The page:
Proteins are the nanoscale machinery of all known cellular life. Amazingly, these large biomolecules, which contain up to 100,000 atoms, fold into unique three-dimensional shapes, in which they function. These functions include all cellular chemistry (metabolism), energy conversion (photosynthesis) and transport (oxygen transport), signal processing in the brain (neurons), the immune response and many others, often with an efficiency unmatched by any man-made process. Protein malfunction is often related to diseases and thousands disease-related proteins have been identified to date, many with still unknown structure. To understand, control or even design proteins we need to study protein structure, which is experimentally much harder to obtain than the information about the chemical composition (sequence) of a specific protein.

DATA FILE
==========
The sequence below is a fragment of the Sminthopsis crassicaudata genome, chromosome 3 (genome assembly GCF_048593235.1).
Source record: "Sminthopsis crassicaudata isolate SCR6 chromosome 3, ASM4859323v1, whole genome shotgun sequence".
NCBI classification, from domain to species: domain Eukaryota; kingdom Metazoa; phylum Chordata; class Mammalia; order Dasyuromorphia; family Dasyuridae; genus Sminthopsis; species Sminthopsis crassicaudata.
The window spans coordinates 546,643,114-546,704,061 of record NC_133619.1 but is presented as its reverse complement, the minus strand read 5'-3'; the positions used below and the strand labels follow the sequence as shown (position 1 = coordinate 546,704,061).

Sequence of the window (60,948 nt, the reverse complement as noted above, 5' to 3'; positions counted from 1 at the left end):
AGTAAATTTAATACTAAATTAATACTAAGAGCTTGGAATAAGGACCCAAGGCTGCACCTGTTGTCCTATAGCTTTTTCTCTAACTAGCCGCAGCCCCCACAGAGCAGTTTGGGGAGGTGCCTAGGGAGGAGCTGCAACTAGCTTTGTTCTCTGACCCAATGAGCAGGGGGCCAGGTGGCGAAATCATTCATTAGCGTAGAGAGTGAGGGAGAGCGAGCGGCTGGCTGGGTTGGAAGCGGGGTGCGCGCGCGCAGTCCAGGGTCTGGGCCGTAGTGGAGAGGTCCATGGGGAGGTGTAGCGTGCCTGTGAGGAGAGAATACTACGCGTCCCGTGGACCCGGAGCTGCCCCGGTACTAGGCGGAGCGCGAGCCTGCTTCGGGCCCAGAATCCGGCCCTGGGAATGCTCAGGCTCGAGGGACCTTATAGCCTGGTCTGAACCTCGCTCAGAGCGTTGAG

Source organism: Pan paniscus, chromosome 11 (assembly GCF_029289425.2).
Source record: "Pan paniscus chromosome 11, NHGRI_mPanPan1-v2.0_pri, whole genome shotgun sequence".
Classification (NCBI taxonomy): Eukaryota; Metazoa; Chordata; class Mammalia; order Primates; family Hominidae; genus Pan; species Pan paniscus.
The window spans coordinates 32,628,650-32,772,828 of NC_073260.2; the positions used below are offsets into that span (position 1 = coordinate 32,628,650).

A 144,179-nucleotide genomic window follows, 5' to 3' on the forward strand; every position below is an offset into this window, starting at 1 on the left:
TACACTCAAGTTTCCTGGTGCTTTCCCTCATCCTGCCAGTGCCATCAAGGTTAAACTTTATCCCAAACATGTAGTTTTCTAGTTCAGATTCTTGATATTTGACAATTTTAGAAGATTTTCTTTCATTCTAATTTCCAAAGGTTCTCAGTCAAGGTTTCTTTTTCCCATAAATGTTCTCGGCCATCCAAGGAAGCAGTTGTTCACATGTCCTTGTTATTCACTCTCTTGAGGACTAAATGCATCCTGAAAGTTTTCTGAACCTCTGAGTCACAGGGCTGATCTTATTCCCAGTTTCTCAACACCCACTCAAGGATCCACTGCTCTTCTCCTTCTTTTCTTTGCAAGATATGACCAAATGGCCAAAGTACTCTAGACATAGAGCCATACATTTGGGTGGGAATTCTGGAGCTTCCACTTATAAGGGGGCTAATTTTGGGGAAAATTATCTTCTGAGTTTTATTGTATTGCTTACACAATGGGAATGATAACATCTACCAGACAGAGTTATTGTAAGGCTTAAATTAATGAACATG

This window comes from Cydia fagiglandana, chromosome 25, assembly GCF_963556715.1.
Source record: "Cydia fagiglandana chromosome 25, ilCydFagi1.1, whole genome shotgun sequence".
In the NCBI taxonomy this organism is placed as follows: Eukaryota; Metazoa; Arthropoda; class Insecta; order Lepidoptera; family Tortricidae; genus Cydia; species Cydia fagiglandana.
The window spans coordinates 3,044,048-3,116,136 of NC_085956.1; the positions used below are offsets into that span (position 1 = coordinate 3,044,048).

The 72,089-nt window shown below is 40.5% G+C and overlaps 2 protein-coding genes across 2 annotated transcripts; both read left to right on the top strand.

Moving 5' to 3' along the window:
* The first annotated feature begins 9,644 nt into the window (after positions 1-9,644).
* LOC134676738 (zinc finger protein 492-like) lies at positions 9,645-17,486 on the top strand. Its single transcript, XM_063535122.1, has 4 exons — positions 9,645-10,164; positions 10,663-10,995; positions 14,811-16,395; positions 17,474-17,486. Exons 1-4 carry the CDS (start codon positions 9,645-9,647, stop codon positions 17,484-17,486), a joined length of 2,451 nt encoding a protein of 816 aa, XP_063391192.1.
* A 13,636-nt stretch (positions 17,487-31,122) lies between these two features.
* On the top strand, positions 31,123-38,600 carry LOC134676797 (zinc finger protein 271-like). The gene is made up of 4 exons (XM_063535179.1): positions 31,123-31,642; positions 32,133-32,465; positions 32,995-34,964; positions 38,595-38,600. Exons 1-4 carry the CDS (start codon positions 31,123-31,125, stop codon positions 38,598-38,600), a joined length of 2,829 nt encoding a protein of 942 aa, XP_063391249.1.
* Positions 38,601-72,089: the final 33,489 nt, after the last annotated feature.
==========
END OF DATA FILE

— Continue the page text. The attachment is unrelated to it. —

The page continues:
C. B. Anfinsen got the 1972 Nobel prize in chemistry for the observation that proteins are in thermodynamic equilibrium with their environment. This means that the free energy of a protein, which depends on the coordinates, assumes its minium over all conformations in the biologically active conformation.
POEM (Protein Optimization with free Energy Methods) (key results) is strategy for in-silico reproducible and predictive protein folding and protein tertiary structure prediction on the basis of thermodynamic hypothesis. Since 1999 we have developed all-atom biophysical forcefields (PFF01, PFF02) and efficient stochastic optimization techniques for:
- protein folding,
- protein-structure prediction,
- protein-protein interactions,
- proteins in non-physiological environments.
This approach is presently implemented in POEM@HOME world-wide distributed computing project (please join !)